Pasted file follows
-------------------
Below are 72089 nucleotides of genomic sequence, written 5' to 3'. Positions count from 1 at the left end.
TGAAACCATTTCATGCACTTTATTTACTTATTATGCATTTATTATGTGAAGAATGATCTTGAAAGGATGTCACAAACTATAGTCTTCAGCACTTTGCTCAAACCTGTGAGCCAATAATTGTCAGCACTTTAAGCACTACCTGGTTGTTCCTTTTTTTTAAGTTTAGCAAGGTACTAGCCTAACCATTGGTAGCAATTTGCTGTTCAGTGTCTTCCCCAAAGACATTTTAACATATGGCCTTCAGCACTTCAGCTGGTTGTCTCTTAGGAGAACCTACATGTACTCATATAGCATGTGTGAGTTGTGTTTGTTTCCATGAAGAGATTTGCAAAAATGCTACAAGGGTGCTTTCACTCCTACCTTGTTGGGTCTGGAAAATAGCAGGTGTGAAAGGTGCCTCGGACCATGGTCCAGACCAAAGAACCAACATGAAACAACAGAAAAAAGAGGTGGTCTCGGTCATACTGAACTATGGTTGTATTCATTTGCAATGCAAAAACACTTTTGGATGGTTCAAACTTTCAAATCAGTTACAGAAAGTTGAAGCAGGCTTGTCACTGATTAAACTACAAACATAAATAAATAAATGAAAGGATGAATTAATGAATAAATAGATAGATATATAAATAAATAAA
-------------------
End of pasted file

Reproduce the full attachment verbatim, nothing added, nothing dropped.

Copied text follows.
Below are 72089 nucleotides of genomic sequence, written 5' to 3'. Positions count from 1 at the left end.
TGAAACCATTTCATGCACTTTATTTACTTATTATGCATTTATTATGTGAAGAATGATCTTGAAAGGATGTCACAAACTATAGTCTTCAGCACTTTGCTCAAACCTGTGAGCCAATAATTGTCAGCACTTTAAGCACTACCTGGTTGTTCCTTTTTTTTAAGTTTAGCAAGGTACTAGCCTAACCATTGGTAGCAATTTGCTGTTCAGTGTCTTCCCCAAAGACATTTTAACATATGGCCTTCAGCACTTCAGCTGGTTGTCTCTTAGGAGAACCTACATGTACTCATATAGCATGTGTGAGTTGTGTTTGTTTCCATGAAGAGATTTGCAAAAATGCTACAAGGGTGCTTTCACTCCTACCTTGTTGGGTCTGGAAAATAGCAGGTGTGAAAGGTGCCTCGGACCATGGTCCAGACCAAAGAACCAACATGAAACAACAGAAAAAAGAGGTGGTCTCGGTCATACTGAACTATGGTTGTATTCATTTGCAATGCAAAAACACTTTTGGATGGTTCAAACTTTCAAATCAGTTACAGAAAGTTGAAGCAGGCTTGTCACTGATTAAACTACAAACATAAATAAATAAATGAAAGGATGAATTAATGAATAAATAGATAGATATATAAATAAATAAA